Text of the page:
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A goodbye to Carlos Moorhead

November 30, 2011

The Honorable Carlos Moorhead was a gentleman with dedication and integrity who was always ready and willing to listen and help in any way he could (“Carlos Moorhead dead at 89,” Nov. 30).

As a former student government advisor at Herbert Hoover High School, I had the honor and pleasure to invite Moorhead several times to visit and have a meaningful conversation with student leaders about government, the U.S. Constitution, and the process of governance in this land of the free and home of the brave.

He was always cordial, pleasant, patient, kind, informative and a real gentleman. Of particular importance, it was my honor and pleasure when Moorhead nominated my son, Al, to the U.S. Naval Academy, where he was accepted, and upon graduation, he went to serve his country as a naval aviator abroad.

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Our family has a very fond memory of visiting Moorhead in his Washington office.

Thanks, Carlos. We need more representatives like you to serve us and our country these days in Washington.

Chuck Sambar

La Cañada Flintridge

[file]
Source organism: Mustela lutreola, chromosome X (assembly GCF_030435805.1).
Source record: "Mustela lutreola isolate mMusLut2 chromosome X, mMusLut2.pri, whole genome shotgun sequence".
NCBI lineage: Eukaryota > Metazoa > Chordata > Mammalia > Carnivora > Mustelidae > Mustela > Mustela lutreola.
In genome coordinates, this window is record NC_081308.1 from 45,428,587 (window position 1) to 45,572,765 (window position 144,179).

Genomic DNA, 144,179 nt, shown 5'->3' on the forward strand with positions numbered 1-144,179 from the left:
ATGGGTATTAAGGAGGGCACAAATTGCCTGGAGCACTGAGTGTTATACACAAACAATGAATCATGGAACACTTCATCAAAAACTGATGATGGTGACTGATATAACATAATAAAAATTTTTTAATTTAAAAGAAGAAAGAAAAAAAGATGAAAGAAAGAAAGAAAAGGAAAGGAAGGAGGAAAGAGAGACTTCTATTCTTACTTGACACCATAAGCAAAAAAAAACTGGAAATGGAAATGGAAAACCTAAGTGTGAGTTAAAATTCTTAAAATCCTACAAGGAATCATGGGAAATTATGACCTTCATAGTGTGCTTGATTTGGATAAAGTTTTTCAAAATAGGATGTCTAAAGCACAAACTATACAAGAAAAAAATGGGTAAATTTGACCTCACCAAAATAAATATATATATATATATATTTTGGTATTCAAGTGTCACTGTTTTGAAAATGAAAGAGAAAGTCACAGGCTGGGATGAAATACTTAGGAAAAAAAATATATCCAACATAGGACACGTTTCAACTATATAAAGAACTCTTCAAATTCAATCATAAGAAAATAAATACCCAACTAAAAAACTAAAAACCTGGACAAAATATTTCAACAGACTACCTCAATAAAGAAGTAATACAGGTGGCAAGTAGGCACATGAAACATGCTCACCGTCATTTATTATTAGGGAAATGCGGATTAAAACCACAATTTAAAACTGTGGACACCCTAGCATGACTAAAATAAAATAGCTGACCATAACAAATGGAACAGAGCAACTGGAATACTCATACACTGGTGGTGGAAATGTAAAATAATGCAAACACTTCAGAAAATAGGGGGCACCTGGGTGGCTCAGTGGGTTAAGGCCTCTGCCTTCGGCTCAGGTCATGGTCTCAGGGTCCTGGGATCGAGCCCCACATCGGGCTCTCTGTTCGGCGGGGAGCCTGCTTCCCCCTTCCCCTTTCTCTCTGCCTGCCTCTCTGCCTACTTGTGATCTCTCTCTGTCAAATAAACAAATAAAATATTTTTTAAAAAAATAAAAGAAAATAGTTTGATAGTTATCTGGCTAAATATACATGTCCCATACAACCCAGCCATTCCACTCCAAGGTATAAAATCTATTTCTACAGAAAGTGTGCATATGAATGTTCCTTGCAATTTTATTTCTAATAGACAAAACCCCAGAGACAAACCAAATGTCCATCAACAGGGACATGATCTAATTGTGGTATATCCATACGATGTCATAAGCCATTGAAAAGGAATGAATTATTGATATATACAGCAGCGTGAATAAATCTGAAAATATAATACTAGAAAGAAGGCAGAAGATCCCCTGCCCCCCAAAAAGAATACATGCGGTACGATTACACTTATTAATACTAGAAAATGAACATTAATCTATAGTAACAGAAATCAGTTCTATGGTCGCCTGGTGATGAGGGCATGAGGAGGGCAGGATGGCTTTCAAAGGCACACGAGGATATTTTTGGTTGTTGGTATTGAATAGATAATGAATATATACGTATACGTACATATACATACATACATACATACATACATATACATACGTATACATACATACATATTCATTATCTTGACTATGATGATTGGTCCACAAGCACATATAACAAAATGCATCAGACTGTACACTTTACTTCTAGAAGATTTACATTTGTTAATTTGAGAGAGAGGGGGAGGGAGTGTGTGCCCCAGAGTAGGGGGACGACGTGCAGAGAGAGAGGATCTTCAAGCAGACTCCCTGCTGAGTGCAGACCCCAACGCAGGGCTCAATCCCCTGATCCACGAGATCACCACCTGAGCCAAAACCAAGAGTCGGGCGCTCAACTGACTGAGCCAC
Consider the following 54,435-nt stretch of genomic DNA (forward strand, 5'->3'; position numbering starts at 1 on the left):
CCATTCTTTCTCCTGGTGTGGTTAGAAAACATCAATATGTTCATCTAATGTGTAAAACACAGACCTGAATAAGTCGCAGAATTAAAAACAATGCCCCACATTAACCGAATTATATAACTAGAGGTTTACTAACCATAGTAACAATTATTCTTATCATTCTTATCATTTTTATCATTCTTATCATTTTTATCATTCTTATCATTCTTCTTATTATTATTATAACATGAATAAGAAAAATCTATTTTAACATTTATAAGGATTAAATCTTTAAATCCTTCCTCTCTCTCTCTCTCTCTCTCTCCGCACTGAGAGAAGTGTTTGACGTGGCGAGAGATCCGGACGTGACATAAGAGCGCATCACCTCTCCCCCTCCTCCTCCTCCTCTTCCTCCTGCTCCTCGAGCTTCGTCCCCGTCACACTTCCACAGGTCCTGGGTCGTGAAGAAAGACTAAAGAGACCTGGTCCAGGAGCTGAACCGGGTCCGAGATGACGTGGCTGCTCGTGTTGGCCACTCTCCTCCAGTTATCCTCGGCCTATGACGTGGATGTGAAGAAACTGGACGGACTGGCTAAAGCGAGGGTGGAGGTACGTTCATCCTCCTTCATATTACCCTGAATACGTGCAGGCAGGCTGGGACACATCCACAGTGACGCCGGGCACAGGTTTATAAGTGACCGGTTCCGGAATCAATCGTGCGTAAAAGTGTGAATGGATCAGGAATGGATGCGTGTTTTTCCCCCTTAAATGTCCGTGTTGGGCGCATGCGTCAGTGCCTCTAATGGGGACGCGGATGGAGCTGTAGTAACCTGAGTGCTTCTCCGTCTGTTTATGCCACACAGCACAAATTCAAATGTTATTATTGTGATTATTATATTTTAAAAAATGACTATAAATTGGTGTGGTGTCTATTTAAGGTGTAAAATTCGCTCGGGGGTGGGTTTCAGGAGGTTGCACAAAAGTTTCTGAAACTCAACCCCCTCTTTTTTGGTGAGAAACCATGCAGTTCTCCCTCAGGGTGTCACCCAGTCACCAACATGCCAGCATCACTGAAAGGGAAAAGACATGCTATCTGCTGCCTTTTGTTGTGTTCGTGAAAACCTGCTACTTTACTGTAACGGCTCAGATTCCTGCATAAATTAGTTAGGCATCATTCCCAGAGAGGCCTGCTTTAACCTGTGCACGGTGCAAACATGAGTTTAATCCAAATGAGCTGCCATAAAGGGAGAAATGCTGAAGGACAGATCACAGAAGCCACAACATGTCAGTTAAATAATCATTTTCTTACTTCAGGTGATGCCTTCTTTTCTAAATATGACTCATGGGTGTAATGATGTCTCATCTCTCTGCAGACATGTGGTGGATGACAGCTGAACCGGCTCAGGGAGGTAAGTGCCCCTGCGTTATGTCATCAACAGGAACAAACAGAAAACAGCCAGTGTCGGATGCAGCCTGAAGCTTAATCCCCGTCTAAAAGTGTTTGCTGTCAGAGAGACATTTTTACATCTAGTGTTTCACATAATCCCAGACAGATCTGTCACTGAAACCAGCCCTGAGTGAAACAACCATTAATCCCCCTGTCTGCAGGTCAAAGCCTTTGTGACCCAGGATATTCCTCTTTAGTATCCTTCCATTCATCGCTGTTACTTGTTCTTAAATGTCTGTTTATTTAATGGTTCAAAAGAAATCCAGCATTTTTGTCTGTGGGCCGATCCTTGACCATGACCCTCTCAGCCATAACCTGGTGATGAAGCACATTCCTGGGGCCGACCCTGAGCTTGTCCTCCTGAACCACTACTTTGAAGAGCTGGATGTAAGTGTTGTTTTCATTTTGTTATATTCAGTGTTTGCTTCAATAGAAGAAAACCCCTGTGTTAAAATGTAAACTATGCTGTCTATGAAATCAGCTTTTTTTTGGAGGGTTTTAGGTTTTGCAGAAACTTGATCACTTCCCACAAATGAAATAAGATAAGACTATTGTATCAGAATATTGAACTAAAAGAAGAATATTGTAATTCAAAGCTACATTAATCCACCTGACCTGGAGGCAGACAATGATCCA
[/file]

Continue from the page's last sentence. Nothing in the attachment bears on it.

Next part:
Foreign language graffiti on our streets

There are traffic laws and regulations that must be followed when installing a traffic signal or a pedestrian signal. A pedestrian signal is one that says “walk” or “don’t walk.” Placing something different down below in three different languages is creating a hazard.

The hazard is caused by prompting the pedestrian look down while starting to cross or already in the crosswalk, thereby not paying attention to the oncoming traffic that might hit them.

I believe insurance companies may not insure cities that think they can create their own way of driving or pedestrian walking. Those who do not know what a traffic signal or a pedestrian “walk” and “don’t walk” sign means should go to class and learn.

The meaning is the simplest thing in the world: either “stop” or “go.”

To continually add foreign language graffiti to our streets in the name of creating additional safety measures to protect the public is only creating a bigger problem.

David Bryce

Glendale

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